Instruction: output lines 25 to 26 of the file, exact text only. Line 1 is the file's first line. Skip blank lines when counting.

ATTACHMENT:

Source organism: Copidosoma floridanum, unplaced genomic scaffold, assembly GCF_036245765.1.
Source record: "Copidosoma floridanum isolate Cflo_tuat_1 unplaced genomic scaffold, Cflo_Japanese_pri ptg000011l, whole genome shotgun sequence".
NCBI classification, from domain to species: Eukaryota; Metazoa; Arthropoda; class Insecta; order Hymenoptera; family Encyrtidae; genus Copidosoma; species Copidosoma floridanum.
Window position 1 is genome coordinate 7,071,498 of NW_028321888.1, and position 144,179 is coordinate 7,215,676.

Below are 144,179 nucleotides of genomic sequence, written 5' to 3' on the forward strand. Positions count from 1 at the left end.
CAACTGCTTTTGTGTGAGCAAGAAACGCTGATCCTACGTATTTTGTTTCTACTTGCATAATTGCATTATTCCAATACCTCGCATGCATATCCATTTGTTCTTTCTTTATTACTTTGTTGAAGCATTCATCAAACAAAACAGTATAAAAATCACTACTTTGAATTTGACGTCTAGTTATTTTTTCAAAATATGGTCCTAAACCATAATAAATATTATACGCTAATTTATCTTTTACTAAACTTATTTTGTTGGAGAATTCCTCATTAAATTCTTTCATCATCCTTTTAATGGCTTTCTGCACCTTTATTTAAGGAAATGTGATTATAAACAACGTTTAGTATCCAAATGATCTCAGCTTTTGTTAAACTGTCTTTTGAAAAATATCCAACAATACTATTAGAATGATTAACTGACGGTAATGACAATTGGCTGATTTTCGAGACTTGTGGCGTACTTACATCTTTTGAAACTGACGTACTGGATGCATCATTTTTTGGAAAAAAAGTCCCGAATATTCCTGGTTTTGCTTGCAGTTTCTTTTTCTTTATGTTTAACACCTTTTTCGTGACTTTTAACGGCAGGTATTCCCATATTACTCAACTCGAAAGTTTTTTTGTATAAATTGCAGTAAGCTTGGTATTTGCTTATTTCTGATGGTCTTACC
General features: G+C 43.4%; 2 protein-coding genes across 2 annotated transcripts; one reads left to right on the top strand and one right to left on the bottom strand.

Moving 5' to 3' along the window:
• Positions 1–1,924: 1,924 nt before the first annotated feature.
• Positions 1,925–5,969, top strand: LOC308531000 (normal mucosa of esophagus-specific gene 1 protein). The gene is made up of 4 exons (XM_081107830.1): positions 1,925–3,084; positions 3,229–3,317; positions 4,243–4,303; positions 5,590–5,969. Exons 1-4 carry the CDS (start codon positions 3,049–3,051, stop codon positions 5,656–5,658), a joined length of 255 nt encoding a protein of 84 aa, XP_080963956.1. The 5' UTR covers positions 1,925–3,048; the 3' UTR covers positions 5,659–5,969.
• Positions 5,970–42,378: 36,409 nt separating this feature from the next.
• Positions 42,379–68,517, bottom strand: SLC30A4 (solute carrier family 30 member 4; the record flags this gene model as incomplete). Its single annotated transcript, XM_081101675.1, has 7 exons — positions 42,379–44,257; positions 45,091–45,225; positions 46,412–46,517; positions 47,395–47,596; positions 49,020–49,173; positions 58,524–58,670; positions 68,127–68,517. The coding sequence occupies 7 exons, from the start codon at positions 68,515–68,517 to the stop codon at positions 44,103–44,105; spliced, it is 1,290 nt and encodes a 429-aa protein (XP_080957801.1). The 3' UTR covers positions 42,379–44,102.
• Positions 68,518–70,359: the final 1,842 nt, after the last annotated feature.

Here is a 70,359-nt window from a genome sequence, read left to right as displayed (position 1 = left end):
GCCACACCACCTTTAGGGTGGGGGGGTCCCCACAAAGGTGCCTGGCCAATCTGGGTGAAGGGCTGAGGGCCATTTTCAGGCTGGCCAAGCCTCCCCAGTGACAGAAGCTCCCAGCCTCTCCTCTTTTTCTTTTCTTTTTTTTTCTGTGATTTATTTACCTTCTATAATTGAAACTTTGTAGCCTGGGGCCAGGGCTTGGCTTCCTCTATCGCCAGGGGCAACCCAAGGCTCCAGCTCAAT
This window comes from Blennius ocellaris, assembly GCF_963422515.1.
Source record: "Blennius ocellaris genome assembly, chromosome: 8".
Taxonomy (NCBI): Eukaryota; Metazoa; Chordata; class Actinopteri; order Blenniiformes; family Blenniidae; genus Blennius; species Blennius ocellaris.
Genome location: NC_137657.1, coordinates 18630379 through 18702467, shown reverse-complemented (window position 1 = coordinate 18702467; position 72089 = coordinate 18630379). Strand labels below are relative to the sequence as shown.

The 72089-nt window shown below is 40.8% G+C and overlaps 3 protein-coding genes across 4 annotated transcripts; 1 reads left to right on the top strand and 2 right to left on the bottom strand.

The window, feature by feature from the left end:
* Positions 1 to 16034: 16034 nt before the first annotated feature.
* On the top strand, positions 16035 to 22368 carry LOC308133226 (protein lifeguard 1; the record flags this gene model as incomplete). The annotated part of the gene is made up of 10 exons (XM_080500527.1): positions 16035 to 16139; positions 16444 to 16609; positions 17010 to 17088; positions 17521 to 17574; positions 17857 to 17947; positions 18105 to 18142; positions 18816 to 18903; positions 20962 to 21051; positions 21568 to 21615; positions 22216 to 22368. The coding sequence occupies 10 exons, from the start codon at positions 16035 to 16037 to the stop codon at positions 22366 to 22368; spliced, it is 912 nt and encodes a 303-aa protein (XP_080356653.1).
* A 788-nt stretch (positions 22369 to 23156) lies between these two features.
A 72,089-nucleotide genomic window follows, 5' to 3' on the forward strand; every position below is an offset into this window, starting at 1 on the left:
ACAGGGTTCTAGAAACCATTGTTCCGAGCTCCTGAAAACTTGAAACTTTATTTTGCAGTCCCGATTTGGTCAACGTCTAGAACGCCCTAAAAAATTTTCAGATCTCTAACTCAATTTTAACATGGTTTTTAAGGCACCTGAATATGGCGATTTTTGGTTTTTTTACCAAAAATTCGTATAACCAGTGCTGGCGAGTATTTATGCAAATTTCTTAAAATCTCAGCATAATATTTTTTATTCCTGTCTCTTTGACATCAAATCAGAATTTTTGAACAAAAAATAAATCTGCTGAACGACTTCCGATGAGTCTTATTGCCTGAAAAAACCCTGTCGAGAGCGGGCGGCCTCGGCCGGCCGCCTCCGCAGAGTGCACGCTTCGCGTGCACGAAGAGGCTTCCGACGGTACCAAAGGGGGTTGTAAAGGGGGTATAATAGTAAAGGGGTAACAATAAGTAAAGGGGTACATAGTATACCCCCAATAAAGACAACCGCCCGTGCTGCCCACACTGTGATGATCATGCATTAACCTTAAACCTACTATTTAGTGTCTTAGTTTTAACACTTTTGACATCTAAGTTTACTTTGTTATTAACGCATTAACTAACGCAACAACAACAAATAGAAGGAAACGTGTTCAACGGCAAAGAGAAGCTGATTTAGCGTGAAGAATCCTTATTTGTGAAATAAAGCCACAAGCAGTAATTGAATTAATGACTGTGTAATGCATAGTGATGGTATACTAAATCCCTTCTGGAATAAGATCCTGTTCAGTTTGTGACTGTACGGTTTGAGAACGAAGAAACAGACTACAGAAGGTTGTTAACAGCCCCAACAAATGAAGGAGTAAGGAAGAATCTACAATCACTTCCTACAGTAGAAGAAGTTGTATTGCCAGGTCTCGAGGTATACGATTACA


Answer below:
A 72,089-nucleotide genomic window follows, 5' to 3' on the forward strand; every position below is an offset into this window, starting at 1 on the left:
ACAGGGTTCTAGAAACCATTGTTCCGAGCTCCTGAAAACTTGAAACTTTATTTTGCAGTCCCGATTTGGTCAACGTCTAGAACGCCCTAAAAAATTTTCAGATCTCTAACTCAATTTTAACATGGTTTTTAAGGCACCTGAATATGGCGATTTTTGGTTTTTTTACCAAAAATTCGTATAACCAGTGCTGGCGAGTATTTATGCAAATTTCTTAAAATCTCAGCATAATATTTTTTATTCCTGTCTCTTTGACATCAAATCAGAATTTTTGAACAAAAAATAAATCTGCTGAACGACTTCCGATGAGTCTTATTGCCTGAAAAAACCCTGTCGAGAGCGGGCGGCCTCGGCCGGCCGCCTCCGCAGAGTGCACGCTTCGCGTGCACGAAGAGGCTTCCGACGGTACCAAAGGGGGTTGTAAAGGGGGTATAATAGTAAAGGGGTAACAATAAGTAAAGGGGTACATAGTATACCCCCAATAAAGACAACCGCCCGTGCTGCCCACACTGTGATGATCATGCATTAACCTTAAACCTACTATTTAGTGTCTTAGTTTTAACACTTTTGACATCTAAGTTTACTTTGTTATTAACGCATTAACTAACGCAACAACAACAAATAGAAGGAAACGTGTTCAACGGCAAAGAGAAGCTGATTTAGCGTGAAGAATCCTTATTTGTGAAATAAAGCCACAAGCAGTAATTGAATTAATGACTGTGTAATGCATAGTGATGGTATACTAAATCCCTTCTGGAATAAGATCCTGTTCAGTTTGTGACTGTACGGTTTGAGAACGAAGAAACAGACTACAGAAGGTTGTTAACAGCCCCAACAAATGAAGGAGTAAGGAAGAATCTACAATCACTTCCTACAGTAGAAGAAGTTGTATTGCCAGGTCTCGAGGTATACGATTACA